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Rice farmers stare at empty fields as drought bites

More than 200 rice farmers in Bunyala Sub County are staring at great loses as drought ravages the area.

The 250 farmers say the initial challenge was that of a broken pump but this has escalated to shortage of water.

According to Hellen Nabalayo, a seasonal rice farmer in the area, the National Irrigation authority had encouraged them to continue with farming activities as they look for spare parts for the water pump.

“We were later told that water levels in River Nzoia had drastically reduced,” she said adding that they are losing hope as farmers due to the situation.

Nabalayo lamented that most of the farmers had applied fertilizer to their crops adding that more than 108 acres of the crop is likely to go to waste. “Some of the farmers had leased parcels of land coupled with high cost of labour only to be failed by water shortage,” she lamented.

She asked the government through the National Irrigation Authority to come to their aid by ensuring that the water pumps are repaired. “We are asking the government to provide farmers with seeds and fertilizer during the planting seasons too,” she said.

Luciano Bwire from Rwambwa /Mudembi Irrigation areas said that farmers had banked all their hopes in the paddy fields but they are now facing a great challenge of water.

Bwire added that a section of the paddy was already affected by the yellow moto virus disease due to shortage of water.

The farmers are now appealing to the County Government of Busia to compensate them for the loses since a number of them had secured loans for their farming activities.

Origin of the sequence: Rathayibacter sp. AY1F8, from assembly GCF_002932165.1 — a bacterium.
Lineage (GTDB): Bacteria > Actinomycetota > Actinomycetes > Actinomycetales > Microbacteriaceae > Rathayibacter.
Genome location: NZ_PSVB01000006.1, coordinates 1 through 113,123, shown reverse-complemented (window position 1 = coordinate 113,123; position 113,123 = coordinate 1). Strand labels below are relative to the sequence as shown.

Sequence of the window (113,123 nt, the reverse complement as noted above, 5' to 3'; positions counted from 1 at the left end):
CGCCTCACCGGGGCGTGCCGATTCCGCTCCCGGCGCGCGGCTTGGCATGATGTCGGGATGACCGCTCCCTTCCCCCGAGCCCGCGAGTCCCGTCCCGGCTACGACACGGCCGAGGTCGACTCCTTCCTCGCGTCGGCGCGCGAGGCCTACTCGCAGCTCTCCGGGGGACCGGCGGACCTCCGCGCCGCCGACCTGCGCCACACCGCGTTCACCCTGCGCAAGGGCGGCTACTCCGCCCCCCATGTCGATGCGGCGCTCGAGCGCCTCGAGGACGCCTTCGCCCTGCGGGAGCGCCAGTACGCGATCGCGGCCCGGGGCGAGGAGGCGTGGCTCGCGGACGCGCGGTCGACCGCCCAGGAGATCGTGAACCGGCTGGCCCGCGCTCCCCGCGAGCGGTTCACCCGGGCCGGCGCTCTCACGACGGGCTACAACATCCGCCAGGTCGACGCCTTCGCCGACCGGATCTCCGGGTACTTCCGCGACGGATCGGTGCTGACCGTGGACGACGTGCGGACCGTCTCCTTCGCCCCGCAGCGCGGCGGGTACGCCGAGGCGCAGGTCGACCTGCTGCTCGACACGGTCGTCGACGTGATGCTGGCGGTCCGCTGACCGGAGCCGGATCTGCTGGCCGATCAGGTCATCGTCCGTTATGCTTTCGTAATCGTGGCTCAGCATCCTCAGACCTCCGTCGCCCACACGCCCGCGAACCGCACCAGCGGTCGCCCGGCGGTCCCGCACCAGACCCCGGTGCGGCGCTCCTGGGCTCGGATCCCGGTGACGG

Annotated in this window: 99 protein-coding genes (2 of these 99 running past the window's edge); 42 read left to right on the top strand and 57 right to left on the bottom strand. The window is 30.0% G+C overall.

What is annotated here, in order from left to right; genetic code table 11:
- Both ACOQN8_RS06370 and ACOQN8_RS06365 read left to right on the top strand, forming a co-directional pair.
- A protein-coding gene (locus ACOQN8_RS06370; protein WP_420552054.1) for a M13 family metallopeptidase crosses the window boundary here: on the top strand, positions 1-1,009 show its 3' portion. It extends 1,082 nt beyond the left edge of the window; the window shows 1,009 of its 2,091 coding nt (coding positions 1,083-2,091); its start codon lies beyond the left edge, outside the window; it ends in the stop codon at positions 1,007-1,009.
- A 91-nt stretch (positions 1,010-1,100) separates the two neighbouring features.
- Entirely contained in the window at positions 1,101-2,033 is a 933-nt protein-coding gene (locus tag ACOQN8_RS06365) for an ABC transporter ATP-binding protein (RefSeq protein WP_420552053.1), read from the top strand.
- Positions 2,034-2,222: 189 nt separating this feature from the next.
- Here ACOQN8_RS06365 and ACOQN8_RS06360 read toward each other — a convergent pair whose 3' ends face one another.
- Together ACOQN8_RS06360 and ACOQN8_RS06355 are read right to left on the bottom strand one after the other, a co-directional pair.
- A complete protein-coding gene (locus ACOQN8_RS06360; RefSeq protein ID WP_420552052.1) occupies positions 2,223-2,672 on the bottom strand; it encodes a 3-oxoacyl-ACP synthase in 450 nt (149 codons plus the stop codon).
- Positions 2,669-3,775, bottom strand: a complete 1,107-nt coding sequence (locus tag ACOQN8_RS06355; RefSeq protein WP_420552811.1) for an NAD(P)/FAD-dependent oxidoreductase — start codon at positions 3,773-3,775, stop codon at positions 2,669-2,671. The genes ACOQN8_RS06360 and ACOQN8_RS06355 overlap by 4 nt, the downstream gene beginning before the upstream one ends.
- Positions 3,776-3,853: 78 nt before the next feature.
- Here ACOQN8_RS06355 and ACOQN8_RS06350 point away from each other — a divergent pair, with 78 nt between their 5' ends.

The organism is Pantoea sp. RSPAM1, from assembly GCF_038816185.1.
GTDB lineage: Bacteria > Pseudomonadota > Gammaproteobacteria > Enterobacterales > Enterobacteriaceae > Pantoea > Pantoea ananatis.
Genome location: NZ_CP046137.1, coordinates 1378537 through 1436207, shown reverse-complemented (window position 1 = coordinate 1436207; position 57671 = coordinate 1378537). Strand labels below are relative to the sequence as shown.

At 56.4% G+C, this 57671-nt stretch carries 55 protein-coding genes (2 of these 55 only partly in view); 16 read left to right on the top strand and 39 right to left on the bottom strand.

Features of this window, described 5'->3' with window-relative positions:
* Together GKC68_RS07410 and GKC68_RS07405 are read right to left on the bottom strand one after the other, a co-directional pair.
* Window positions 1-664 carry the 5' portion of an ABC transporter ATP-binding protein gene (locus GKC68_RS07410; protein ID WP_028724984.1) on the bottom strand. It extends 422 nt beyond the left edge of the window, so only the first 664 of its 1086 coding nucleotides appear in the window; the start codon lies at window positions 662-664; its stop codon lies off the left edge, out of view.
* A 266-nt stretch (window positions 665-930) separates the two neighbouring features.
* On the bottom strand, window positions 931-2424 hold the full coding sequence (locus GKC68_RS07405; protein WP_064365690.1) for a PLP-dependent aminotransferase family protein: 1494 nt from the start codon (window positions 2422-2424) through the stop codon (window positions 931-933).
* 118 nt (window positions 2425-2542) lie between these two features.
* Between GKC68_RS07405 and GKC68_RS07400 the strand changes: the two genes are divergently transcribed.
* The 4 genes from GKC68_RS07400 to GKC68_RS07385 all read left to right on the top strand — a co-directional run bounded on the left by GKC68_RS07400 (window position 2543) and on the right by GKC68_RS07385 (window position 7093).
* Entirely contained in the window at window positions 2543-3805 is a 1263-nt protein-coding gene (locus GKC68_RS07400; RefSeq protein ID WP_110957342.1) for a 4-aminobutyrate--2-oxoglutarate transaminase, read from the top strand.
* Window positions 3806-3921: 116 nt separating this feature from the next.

Bunyala Irrigation Scheme Manager Engineer Edwin Manyonge confirmed that the National Irrigation Authority (NIA) is aware of the plight of the famers.

Manyonge said that the situation is not a crisis and NIA has already begun the process of raisingthe  water level using gurney bags so that the water pumps are covered.

“We started pumping water yesterday but we have reduced the pumping hours to avoid overheating the pumps,” he said adding that they have reduced the pumping hours to two.

He further said that his team is using smaller water pumps in order to reach the paddy fields that are far away from the river.

The officer blamed the situation on the dry spell adding that River Nzoia has experienced the lowest level of which has never been seen before.

Manyonge assured farmers that the situation was not a crisis explaining that their crops can still be salvaged because they were still at the young stage.

By Salome Alwanda

 

 

 

 

 

 

 

 

 

 

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